in the News
Leland W. Younker
This Model Can Take the
The Best and the Brightest
Come to Livermore
A View to a Kill
Biological Research Evolves
in the News
detectors tested, developed
Livermore researchers are
testing commercial instruments and developing new technologies to
detect nuclear materials inside cargo containers. Funded by the
National Nuclear Security Administration, this work aims to prevent
the smuggling of nuclear materials into the U.S. by airplane, ship,
rail, or truck.
In June, Laboratory researchers
tested 19 commercially available handheld instruments that government
agencies are using or might use to detect nuclear materials in cargo
One of our areas of
expertise is understanding what goes into a nuclear weapon, so we
know how to test equipment to find the materials for which different
government agencies are searching, says William Dunlop, leader
of Livermores Proliferation Prevention and Arms Control Program.
Livermore researchers, experienced
in designing and testing nuclear weapons, have assessed possible
improvised nuclear devices as part of the Laboratorys nonproliferation
programs, according to Dunlop. This expertise is bolstered by the
programs capabilities in detecting trace elements.
Livermore and other researchers
are also developing new and enhanced radiation detection systems.
One new device is Cryo3, a mobile, handheld detector. Developed
by researchers at Lawrence Livermore and Lawrence Berkeley national
laboratories, Cryo3 is a high-resolution germanium detector cooled
mechanically by a compact, low-power microcryocooler instead of
by liquid nitrogen. Once the device has been tested and approved
for field use, the Laboratory will help train personnel in using
the new technology.
Contact: William Dunlop (925) 422-9390 (email@example.com).
facility puts the pressure on materials
In July 2002, the High Pressure
Collaborative Access Team (HP-CAT) began work on the newest research
facility at the Advanced Photon Source (APS) at Argonne National
Laboratory in Illinois. This $10-million research facility will
contain beamlines for the intense, high-energy APS. Researchers
will use the facility to study in high resolution the structure
and behavior of materials under high pressures and varying temperatures.
HP-CAT is made up of Livermores
High-Pressure Physics Group from the Physics and Advanced Technologies
Directorate; the High Pressure Science and Engineering Center at
the University of Nevada at Las Vegas; the Carnegie Institution
of Washington Geophysical Laboratory in Washington, D.C.; and Argonne
Funded in part by the Department
of Energys Office of Defense Programs and Office of Science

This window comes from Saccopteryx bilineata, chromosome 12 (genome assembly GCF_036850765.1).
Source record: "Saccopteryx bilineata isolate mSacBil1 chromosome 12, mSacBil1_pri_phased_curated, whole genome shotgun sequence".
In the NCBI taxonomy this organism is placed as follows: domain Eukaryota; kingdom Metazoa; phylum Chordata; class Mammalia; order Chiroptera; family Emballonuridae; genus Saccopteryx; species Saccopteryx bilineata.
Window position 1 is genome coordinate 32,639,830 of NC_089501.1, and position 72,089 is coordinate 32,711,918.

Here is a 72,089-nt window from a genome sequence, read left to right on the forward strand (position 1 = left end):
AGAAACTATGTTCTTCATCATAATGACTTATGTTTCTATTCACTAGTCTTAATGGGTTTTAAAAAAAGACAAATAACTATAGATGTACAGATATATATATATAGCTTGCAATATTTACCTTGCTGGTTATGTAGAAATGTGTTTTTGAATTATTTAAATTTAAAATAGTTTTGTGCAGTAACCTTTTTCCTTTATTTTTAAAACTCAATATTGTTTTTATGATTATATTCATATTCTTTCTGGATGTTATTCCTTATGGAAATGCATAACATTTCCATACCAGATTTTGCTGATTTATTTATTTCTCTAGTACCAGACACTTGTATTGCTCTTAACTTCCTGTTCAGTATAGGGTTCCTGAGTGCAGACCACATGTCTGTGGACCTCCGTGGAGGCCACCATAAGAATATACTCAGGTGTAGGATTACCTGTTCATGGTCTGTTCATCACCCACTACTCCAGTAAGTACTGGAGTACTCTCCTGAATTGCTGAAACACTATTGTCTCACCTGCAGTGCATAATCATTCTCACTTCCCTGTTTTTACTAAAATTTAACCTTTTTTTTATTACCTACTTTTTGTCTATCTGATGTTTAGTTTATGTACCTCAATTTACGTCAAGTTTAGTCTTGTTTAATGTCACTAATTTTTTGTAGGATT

and scheduled for completion by May 2003, the new research facility
will advance high-pressure science by allowing new types of experiments
to be performed. For example, scientists will be able to measure
the dynamics of electrons, atoms, and nuclei of complex materials
as functions of pressure, temperature, and time. It will also allow
the use of new-generation high-pressure devices such as large-volume
diamond-anvil cells. Its goals are to advance high-pressure synchrotron
radiation research and establish a leading center of high-pressure
research accessible to the scientific community at large.
At Livermore, weve
invested in this beamline because it is an enabling capability for
the Stockpile Stewardship Program, says William Goldstein,
associate director for Physics and Advanced Technologies. The
highly intense, high-energy x-ray beam will allow us to characterize
the structure of high explosives and of the low-symmetry phases
of plutonium with unprecedented precision.
Contact: Choong-Shik Yoo (925) 422-5848 (firstname.lastname@example.org).
Age of oldest
objects in solar system determined
A team of geochemists, including
Livermores Ian Hutcheon, has accurately dated calciumaluminum
inclusions (CAIs), the oldest objects in our solar system, at 4.57
billion years old. The team also determined that chondrules, another
of the earliest objects in the solar system, are 2 to 3 million
years younger than CAIs. By determining the age of CAIs and
chondrules, we can better date asteroids and planets and learn more
about the early history of the solar system, says Hutcheon.
Hutcheon, Yuri Amelin of
the Royal Ontario Museum, Alexander Krot of the University of Hawaii,
and Alexander Ulyanov of Moscow State University published their
findings in the September 6, 2002, issue of Science.
Using mass spectrometers
to study CAIs and chondrules, the team determined the age of the
objects by measuring the decay rate of uranium-238, which is found
in both objects, as it decays into lead. With an ion microprobe,
Hutcheon then dated CAIs and chondrules by detecting the decay of
aluminum-26, also found in both objects, into magnesium-26.
Aluminum-26 decays much faster
than uranium-238. By comparing the lead and magnesium isotope content
in the CAIs and chondrules, the team determined with great precision
both how old the objects are and the difference in age between CAIs
CAIs and chondrules are millimeter-size
objects found in primitive meteorites. They formed when dusty regions
of the solar nebula were heated to high temperatures. The dust melted
and then crystallized, forming first CAIs and then chondrules.
Larger objects, such as asteroids
and planets, took longer to form and are about 10 to 50 million
years younger than CAIs and chondrules.
Contact: Ian Hutcheon (925) 422-4481 (email@example.com).
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November 15, 2002